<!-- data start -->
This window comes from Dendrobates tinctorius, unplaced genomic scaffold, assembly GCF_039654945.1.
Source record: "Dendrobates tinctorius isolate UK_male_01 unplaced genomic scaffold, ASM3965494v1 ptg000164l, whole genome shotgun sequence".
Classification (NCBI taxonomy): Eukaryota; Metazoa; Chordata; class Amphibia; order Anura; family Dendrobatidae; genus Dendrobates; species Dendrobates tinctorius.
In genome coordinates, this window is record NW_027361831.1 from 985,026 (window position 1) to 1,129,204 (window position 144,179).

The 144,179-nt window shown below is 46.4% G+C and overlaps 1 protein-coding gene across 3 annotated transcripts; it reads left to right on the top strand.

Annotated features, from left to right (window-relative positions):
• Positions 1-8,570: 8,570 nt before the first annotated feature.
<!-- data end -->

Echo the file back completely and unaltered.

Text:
This window comes from Dendrobates tinctorius, unplaced genomic scaffold, assembly GCF_039654945.1.
Source record: "Dendrobates tinctorius isolate UK_male_01 unplaced genomic scaffold, ASM3965494v1 ptg000164l, whole genome shotgun sequence".
Classification (NCBI taxonomy): Eukaryota; Metazoa; Chordata; class Amphibia; order Anura; family Dendrobatidae; genus Dendrobates; species Dendrobates tinctorius.
In genome coordinates, this window is record NW_027361831.1 from 985,026 (window position 1) to 1,129,204 (window position 144,179).

The 144,179-nt window shown below is 46.4% G+C and overlaps 1 protein-coding gene across 3 annotated transcripts; it reads left to right on the top strand.

Annotated features, from left to right (window-relative positions):
• Positions 1-8,570: 8,570 nt before the first annotated feature.